Animal Upon Animal is a dexterity game aimed at kids, but is fun for adults too.
I have really enjoyed this little game that the kids got for Christmas. Animal Upon Animal has chunky wooden animals that are cute and fun to play with. The rules for this 2-4 player game are very simple.
The game starts with an alligator on the table. You stack your animals on top and try to get rid of all of your pieces. If you knock over any animals, you keep 2 of them and discard any others that fell off. At the start of your turn, you roll a die that tells you what you will do on your turn. You might add 1 piece, add 2 pieces, place a piece next to the alligator to extend the base of the stack, or even make someone else add a piece for you.
There is a nice variety of animals in the game. Each player starts with a set of 7 animals. They are nice shapes, but don’t really fit together well, which makes them interesting to stack.
When the kids play, they tend to stack the pieces safely. When I play with Becki, we stack them very precariously in hopes that the other player will knock it over. We also play that you don’t extend the base, which makes the game more difficult. So the game is fun for kids and adults.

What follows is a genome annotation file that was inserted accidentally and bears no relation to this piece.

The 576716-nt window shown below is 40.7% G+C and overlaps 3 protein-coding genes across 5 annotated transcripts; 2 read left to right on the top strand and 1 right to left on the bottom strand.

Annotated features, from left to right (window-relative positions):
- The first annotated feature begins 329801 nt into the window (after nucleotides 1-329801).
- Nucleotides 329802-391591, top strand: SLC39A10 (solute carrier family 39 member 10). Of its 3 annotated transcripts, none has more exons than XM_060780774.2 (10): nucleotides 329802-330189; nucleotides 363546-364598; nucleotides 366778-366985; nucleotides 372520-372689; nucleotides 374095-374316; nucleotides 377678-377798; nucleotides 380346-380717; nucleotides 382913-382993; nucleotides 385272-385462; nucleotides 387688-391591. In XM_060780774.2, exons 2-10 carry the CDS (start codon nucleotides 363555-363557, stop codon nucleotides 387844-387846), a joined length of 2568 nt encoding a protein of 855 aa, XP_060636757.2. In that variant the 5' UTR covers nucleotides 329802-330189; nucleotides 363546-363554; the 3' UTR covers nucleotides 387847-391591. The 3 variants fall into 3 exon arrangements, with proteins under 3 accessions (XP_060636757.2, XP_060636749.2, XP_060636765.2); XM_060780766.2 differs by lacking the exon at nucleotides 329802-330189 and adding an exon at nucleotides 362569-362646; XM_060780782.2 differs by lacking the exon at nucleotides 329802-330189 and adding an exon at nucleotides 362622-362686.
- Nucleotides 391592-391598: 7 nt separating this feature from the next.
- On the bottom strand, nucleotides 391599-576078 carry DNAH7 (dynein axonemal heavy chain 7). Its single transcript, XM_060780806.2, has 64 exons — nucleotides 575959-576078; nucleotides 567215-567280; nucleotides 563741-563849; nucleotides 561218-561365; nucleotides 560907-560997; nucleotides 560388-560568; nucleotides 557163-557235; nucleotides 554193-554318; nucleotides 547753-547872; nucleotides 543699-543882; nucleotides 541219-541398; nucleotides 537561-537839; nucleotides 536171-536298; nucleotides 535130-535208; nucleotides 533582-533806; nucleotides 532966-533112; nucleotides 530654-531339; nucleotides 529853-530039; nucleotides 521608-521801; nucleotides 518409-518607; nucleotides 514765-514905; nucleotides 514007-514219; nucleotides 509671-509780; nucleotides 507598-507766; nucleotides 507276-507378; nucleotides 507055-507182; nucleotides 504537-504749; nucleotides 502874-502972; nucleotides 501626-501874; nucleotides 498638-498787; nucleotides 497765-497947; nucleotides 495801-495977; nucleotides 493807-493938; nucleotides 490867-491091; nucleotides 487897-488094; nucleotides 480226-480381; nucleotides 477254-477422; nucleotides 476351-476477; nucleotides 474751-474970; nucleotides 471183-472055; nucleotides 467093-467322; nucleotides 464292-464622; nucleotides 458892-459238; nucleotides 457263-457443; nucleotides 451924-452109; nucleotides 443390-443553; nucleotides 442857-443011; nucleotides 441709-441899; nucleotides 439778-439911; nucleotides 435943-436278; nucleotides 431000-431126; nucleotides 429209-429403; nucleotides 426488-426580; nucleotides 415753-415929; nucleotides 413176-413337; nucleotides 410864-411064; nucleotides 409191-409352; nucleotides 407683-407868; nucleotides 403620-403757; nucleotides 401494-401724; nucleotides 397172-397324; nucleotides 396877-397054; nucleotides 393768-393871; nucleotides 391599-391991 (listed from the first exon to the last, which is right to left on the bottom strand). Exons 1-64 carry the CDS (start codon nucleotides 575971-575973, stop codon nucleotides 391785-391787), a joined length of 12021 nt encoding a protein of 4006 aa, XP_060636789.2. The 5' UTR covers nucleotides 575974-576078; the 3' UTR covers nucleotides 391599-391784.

If you have little kids, this is a must-have game (okay, so you don’t really need any games, but this one is high on my list for kids and adults).
There is also an alternate version with different animals called Animal Upon Animal: Crest Climbers. This one looks fun too (I am thinking we should buy it and then combine the two games).
Becki has also used this game for a review game at CC with her class of 10 year olds. Here are a few ideas she has done:
- Have the whole class add pieces 1 at a time to try to beat the class record before it falls over – with students answering memory work before each piece is placed. The class record was 15 pieces.
- Work in teams competing against each other with each team having 1/2 of the pieces and playing the game with the regular rules. The team with the least number of pieces at the end wins. Each team has to answer a question before getting to roll the die.
- Work as individuals. This worked best when some classmates were absent. Each student had 3-4 pieces, took turns answering questions and placing pieces. Once they ran out, they “won” the game.